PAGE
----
Social media is peppered with postings about the experience of sheltering at home during the lockdown for COVID-19. There’s advice on trimming hair and teaching your kids math that you don’t remember. We’re getting used to seeing family and work associates displayed like the opening screen of the Brady Bunch. Still, it’s difficult learning to adapt to a serious pandemic disease for which the global response is an unprecedented lockdown of most of our lives.
COVID-19 has an extremely wide range of severity that adds to the dilemma. We all read the statistics; we know that once most of us have been tested, the mortality rate may turn out to be under 1%, according to research from Columbia University. But that’s up to 10 times higher than that of the flu, and it’s highly infectious. We read daily about people whose lives it has claimed, and maybe we have known some.
So it’s frightening, and if we’re healthy and can do it, staying home as much as possible makes sense. But what if we have an illness other than COVID-19? Unfortunately, none of the serious conditions from which people also suffer have taken time off in deference to the coronavirus. But many people who have these conditions have been taking time off from tending to them.
Visits to physicians, urgent care centers and hospital emergency departments have dropped sharply. And they’re staying down, by 40% to 50%. That could mean we were over-utilizing these health care resources before COVID-19. But instead, studies are showing that people are avoiding hospitals despite worrisome symptoms, fearing they may be become infected there with the coronavirus.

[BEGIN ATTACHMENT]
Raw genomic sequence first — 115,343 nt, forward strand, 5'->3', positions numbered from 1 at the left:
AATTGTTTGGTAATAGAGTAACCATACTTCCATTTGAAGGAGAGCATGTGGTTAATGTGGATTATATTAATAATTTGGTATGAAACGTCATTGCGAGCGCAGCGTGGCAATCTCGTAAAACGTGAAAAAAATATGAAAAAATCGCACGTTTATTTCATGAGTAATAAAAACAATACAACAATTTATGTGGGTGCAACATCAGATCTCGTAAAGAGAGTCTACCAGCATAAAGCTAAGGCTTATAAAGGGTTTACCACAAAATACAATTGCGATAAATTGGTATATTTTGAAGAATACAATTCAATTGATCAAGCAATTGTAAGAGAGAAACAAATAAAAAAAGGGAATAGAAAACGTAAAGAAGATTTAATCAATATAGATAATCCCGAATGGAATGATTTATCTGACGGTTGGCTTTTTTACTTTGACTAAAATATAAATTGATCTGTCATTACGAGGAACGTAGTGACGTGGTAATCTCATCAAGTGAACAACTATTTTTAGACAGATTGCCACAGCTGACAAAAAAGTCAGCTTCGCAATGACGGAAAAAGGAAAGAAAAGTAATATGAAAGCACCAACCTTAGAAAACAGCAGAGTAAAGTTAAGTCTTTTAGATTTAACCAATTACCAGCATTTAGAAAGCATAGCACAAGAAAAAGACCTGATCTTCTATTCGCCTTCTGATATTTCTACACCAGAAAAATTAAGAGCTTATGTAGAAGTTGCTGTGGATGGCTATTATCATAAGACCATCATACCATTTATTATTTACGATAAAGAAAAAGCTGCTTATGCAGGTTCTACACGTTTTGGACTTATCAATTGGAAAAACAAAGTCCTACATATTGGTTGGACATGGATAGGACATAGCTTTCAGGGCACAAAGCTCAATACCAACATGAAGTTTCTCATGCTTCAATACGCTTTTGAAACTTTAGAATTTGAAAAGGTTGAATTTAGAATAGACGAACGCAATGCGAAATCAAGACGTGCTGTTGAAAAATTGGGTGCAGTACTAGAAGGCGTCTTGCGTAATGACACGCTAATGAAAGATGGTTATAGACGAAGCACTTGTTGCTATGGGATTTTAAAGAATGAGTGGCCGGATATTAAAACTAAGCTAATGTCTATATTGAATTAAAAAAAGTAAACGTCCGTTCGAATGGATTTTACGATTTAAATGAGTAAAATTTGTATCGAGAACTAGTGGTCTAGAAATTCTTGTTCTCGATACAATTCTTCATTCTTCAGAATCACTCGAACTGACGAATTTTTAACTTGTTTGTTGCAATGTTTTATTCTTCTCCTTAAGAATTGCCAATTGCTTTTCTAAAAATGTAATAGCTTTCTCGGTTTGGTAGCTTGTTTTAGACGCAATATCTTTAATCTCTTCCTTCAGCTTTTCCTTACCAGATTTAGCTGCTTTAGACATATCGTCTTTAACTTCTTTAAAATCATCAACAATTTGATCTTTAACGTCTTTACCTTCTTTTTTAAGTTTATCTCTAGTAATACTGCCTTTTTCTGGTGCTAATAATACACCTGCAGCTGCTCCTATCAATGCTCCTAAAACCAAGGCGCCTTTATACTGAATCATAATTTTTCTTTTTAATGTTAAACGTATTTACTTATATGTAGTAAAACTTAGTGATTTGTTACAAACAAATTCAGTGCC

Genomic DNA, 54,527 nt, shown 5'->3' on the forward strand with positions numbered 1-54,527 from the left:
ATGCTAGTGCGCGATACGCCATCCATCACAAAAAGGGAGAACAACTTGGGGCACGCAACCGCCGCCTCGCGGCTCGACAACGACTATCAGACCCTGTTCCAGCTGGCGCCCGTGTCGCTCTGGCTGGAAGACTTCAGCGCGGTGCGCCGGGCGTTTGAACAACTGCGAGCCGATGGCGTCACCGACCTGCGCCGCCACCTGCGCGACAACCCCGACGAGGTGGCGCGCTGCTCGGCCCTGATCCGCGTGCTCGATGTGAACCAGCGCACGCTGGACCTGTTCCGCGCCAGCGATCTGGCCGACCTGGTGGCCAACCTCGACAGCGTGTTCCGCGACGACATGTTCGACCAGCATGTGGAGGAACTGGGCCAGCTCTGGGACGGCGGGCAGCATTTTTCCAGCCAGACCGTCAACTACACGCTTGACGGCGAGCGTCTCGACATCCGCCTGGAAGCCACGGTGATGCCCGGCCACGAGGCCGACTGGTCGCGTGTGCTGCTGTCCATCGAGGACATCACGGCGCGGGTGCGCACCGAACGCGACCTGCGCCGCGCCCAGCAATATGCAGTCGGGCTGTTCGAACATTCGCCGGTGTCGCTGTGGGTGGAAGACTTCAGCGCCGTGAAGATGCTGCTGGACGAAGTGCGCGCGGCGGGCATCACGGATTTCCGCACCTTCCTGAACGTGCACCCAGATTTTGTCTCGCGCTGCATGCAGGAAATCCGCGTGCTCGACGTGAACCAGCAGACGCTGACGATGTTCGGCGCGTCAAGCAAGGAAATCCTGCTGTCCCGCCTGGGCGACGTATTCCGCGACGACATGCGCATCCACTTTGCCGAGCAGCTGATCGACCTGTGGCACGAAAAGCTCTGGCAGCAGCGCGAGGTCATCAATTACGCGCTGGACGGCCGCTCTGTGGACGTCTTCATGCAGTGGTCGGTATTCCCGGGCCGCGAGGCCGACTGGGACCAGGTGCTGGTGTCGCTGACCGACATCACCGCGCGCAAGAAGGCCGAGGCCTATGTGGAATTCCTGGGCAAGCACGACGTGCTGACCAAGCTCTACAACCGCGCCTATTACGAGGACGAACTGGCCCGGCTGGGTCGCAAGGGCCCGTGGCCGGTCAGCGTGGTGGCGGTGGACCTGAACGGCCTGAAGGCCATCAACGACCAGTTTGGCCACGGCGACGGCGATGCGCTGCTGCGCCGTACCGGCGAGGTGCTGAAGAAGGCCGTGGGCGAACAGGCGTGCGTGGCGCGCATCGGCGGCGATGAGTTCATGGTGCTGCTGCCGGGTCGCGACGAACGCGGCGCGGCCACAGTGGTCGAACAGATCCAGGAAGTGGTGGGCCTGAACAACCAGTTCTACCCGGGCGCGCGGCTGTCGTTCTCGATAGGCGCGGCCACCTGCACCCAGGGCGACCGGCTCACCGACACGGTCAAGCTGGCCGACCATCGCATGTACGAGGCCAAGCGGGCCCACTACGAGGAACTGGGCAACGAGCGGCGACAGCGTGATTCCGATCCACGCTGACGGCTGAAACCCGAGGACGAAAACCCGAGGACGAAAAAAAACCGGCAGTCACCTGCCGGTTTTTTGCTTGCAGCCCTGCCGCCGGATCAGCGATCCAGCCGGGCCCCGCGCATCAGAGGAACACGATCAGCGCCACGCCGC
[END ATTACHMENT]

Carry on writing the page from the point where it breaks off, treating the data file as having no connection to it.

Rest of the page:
In fact emergency department physicians are seeing people whose illnesses have advanced beyond the point when they should have come in. Chest pain, abdominal pain, stroke symptoms, burns, trauma — all of these may result in permanent injury and worse if not diagnosed and treated promptly. Yet people are putting themselves at this risk because they perceive the risk of COVID-19 is greater.
To avoid becoming victims of our own fears, it’s important to know the measures that hospitals are taking to prevent the spread of COVID-19. Patients coming to the emergency department are immediately screened and separated into physically separate sections based on whether they may have COVID-19 symptoms. Everyone receives a face mask; their use is mandatory for everyone inside the hospital.
Staff are required to stay home or seek care if they develop symptoms. On entering the hospital, everyone’s temperature is taken and people are sent out if it’s elevated. Inpatient areas are separate for COVID and non-COVID patients. A no-visitors policy avoids that potential source of infection. Cleaning practices are enhanced and stringent.
Much has been made of the heroism of our first responders and front-line nurses and providers, and the appreciation is well-deserved. They face risks by caring for their COVID patients but they do not take unnecessary chances. They are highly-trained professionals and are meticulous about their safety and that of their patients. They wear appropriate personal protective equipment in all contacts with patients whose COVID status is positive or isn’t known. This protects them but also protects non-COVID patients from transmission by staff.
No one can guarantee that we won’t acquire COVID-19 in a hospital, or anywhere else. However, robust measures are taken to prevent it in a hospital. It’s how we can come in every day and work here. Putting it bluntly, to risk dying at home to avoid the extremely small risk of acquiring COVID-19 here is a terrible decision. Let’s get the care we need.
The writer is the chief medical officer at UM Charles Regional Medical Center in La Plata.